The Bougainville peace process was filled with interruption and mistrust, but a turning point was reached in 1997 from when a sustained and inclusive process of political negotiations began, culminating in the Bougainville Peace Agreement of 2001. Earlier ‘failed’ talks provided vital experience and paved the way for success. Anthony Regan analyses the four phases of talks: the first focused on the process and on establishing lines of communication and a lasting ceasefire; the second centred on consolidating the process and coalescing various political groups; the third saw substantial political negotiations between the Bougainville parties and with the PNG government; the fourth and ongoing phase being the implementation of the agreement and the drafting of the constitutional laws on autonomy.
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Phases of the negotiations
The Bougainville peace process has been long, complex and often difficult and slow moving. In the rush to restore peace in the first years of the war, problems abounded. Mistrust, misconceptions, and misunderstandings were legion on all sides. Agreements were reached and breached, negotiators were arrested, kidnapped, attacked and killed. Yet, from mid-1997, a process of sustained and inclusive political engagement began, which produced incremental progress throughout the five years of negotiations. Not only was there no return to the bitter fighting of the previous nine years, but trust and communication between former protagonists increased steadily and differences between them were bridged. This provided the basis for the main political agreement – the Bougainville Peace Agreement signed on 30 August 2001.
Building on earlier peace efforts
The process beginning in mid-1997 was in many respects a continuation of the prior efforts to end the conflict – efforts which at various times involved Bougainvilleans from all factions, the PNG government and regional governments. Although those efforts were often regarded as failures at the time they occurred, in fact they built vital experience, contributing to relationships between key actors on all sides. In particular, Burnham built on processes that began with the peace conference held at Arawa, Bougainville, in October 1994, which in turn built on previous initiatives both in Bougainville and Port Moresby. There had already been several years of efforts by Bougainville leaders to hold a pan-Bougainville peace conference aimed at resolving internal differences in Bougainville as a preliminary to peace talks with the national government. The 1994 conference could not have occurred without support from the PNG national government under Prime Minister Chan, as well as regional facilitation.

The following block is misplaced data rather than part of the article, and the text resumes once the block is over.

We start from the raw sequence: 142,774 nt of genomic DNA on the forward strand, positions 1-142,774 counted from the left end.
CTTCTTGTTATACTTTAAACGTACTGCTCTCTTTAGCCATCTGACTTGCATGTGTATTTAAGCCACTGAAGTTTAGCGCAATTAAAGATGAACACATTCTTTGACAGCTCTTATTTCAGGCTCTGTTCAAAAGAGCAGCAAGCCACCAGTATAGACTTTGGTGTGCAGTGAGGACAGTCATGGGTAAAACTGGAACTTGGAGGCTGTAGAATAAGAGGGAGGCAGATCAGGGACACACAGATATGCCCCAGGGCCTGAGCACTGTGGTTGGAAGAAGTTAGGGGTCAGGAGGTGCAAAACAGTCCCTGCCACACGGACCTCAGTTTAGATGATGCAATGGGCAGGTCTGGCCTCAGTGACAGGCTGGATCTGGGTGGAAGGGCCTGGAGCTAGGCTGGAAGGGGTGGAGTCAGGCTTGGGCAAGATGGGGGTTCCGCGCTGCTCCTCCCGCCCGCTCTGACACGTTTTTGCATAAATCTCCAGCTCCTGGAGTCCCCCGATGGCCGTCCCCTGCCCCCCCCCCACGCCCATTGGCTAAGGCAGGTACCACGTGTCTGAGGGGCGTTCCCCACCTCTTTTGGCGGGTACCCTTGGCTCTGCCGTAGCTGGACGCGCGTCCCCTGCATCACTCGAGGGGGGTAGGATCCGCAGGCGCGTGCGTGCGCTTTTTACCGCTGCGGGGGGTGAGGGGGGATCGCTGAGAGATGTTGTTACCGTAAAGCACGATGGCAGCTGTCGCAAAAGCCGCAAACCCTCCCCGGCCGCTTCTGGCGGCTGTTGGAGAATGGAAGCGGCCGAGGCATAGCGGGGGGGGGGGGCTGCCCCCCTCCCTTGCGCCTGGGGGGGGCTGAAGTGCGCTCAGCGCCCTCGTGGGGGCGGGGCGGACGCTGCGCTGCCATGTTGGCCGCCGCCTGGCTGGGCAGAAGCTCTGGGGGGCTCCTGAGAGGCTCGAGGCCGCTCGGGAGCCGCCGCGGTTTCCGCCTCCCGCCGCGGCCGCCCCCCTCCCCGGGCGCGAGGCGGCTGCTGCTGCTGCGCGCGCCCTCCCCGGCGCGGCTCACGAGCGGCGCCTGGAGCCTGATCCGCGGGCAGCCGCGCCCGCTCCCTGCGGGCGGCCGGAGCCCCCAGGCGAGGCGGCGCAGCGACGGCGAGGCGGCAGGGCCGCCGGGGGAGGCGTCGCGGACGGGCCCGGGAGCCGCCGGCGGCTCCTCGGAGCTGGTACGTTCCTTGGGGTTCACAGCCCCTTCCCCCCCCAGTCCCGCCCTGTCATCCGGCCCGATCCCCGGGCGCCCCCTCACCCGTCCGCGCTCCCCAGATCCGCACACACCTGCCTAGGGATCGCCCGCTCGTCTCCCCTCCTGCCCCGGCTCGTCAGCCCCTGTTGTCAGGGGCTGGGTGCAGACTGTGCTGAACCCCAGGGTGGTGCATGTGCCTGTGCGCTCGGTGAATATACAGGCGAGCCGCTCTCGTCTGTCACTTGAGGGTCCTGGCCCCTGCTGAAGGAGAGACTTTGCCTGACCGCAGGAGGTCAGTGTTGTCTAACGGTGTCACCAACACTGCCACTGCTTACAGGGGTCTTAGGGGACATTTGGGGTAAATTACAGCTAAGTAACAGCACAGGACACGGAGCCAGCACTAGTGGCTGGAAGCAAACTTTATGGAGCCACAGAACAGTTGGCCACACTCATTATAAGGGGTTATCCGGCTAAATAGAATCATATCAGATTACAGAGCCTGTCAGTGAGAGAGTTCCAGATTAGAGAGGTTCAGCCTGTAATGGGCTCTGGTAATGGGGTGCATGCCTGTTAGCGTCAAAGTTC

While the 1994 conference was seen by many as a failure, it is most unlikely that Theodore Miriung would have emerged as Premier of the Bougainville Transitional Government (BTG) without it. It was Miriung's leadership that resulted in officials and leaders of opposing Bougainville factions meeting in Cairns, Australia, in September and December 1995 and that was ultimately given effect by the Burnham talks in July 1997. Escalating conflict between the Bougainville Revolutionary Army (BRA) and the security forces in 1996 and the Sandline crisis in early 1997 prevented the meetings resuming at an earlier date. It was at this point that New Zealand, and later (and to a lesser extent), Solomon Islands and Australia, played critical roles in facilitation and mediation.
Process, not outcomes (July 1997 to April 1998)
In retrospect, the process beginning in mid-1997 can be divided into four main phases. The focus in the first phase was on process rather than outcomes. While all the major agreements reached in this phase acknowledged the need for a political settlement, there was also tacit acceptance that the main political question dividing the protagonists (the Bougainville Interim Government (BIG) and BRA demand for Bougainville's independence) needed to be put to one side, to be addressed once the process was securely established.
The key tasks in this phase included establishing communication between the protagonists and providing for their security. Communication was initially established through a series of meetings, which quickly moved to negotiations on the provision of security to enable ongoing communication. The immediate issues were establishing a truce and a ceasefire, then having a neutral body to monitor the ceasefire, and a body representing the protagonists to which the truce/ceasefire monitors could report. In dealing with these issues, an 'institutional' framework supporting the process was developed quite quickly. The international community was extensively engaged in playing these institutional roles. Four countries from the region participated in the highly successful unarmed truce and ceasefire monitoring forces (New Zealand, Australia, Fiji and Vanuatu) and there was a gradually developing role for the United Nations through the United Nations Observer Mission on Bougainville – UNOMB.